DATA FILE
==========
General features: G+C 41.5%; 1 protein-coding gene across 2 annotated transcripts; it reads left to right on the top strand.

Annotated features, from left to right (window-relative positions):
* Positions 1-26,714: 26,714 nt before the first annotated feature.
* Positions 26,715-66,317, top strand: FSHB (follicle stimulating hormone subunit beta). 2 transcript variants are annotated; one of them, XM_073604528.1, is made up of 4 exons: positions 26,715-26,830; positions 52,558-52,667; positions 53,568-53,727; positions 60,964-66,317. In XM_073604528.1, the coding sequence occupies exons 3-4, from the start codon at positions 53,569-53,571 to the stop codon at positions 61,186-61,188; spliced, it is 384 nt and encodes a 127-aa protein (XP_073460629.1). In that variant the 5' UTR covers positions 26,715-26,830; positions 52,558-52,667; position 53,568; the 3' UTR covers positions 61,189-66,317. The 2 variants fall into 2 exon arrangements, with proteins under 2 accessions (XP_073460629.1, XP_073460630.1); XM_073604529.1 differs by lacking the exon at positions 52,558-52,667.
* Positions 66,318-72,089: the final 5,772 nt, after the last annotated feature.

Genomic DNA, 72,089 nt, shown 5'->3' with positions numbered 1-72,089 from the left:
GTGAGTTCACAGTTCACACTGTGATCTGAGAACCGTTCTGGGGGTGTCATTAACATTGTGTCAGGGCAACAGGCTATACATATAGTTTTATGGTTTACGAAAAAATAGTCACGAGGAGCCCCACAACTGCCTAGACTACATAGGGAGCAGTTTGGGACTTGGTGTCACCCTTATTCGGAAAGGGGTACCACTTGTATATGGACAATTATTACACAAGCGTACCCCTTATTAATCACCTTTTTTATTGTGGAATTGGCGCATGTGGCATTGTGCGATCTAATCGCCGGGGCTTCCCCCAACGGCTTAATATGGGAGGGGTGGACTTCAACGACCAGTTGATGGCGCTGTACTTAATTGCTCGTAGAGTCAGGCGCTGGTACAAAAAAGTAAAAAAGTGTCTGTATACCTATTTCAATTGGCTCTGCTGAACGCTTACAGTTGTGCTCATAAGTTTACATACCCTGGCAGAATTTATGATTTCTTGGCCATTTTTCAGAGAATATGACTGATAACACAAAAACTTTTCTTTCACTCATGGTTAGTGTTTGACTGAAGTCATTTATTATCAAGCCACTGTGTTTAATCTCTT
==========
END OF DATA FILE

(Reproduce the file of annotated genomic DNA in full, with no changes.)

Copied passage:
General features: G+C 41.5%; 1 protein-coding gene across 2 annotated transcripts; it reads left to right on the top strand.

Annotated features, from left to right (window-relative positions):
* Positions 1-26,714: 26,714 nt before the first annotated feature.
* Positions 26,715-66,317, top strand: FSHB (follicle stimulating hormone subunit beta). 2 transcript variants are annotated; one of them, XM_073604528.1, is made up of 4 exons: positions 26,715-26,830; positions 52,558-52,667; positions 53,568-53,727; positions 60,964-66,317. In XM_073604528.1, the coding sequence occupies exons 3-4, from the start codon at positions 53,569-53,571 to the stop codon at positions 61,186-61,188; spliced, it is 384 nt and encodes a 127-aa protein (XP_073460629.1). In that variant the 5' UTR covers positions 26,715-26,830; positions 52,558-52,667; position 53,568; the 3' UTR covers positions 61,189-66,317. The 2 variants fall into 2 exon arrangements, with proteins under 2 accessions (XP_073460629.1, XP_073460630.1); XM_073604529.1 differs by lacking the exon at positions 52,558-52,667.
* Positions 66,318-72,089: the final 5,772 nt, after the last annotated feature.

Genomic DNA, 72,089 nt, shown 5'->3' with positions numbered 1-72,089 from the left:
GTGAGTTCACAGTTCACACTGTGATCTGAGAACCGTTCTGGGGGTGTCATTAACATTGTGTCAGGGCAACAGGCTATACATATAGTTTTATGGTTTACGAAAAAATAGTCACGAGGAGCCCCACAACTGCCTAGACTACATAGGGAGCAGTTTGGGACTTGGTGTCACCCTTATTCGGAAAGGGGTACCACTTGTATATGGACAATTATTACACAAGCGTACCCCTTATTAATCACCTTTTTTATTGTGGAATTGGCGCATGTGGCATTGTGCGATCTAATCGCCGGGGCTTCCCCCAACGGCTTAATATGGGAGGGGTGGACTTCAACGACCAGTTGATGGCGCTGTACTTAATTGCTCGTAGAGTCAGGCGCTGGTACAAAAAAGTAAAAAAGTGTCTGTATACCTATTTCAATTGGCTCTGCTGAACGCTTACAGTTGTGCTCATAAGTTTACATACCCTGGCAGAATTTATGATTTCTTGGCCATTTTTCAGAGAATATGACTGATAACACAAAAACTTTTCTTTCACTCATGGTTAGTGTTTGACTGAAGTCATTTATTATCAAGCCACTGTGTTTAATCTCTT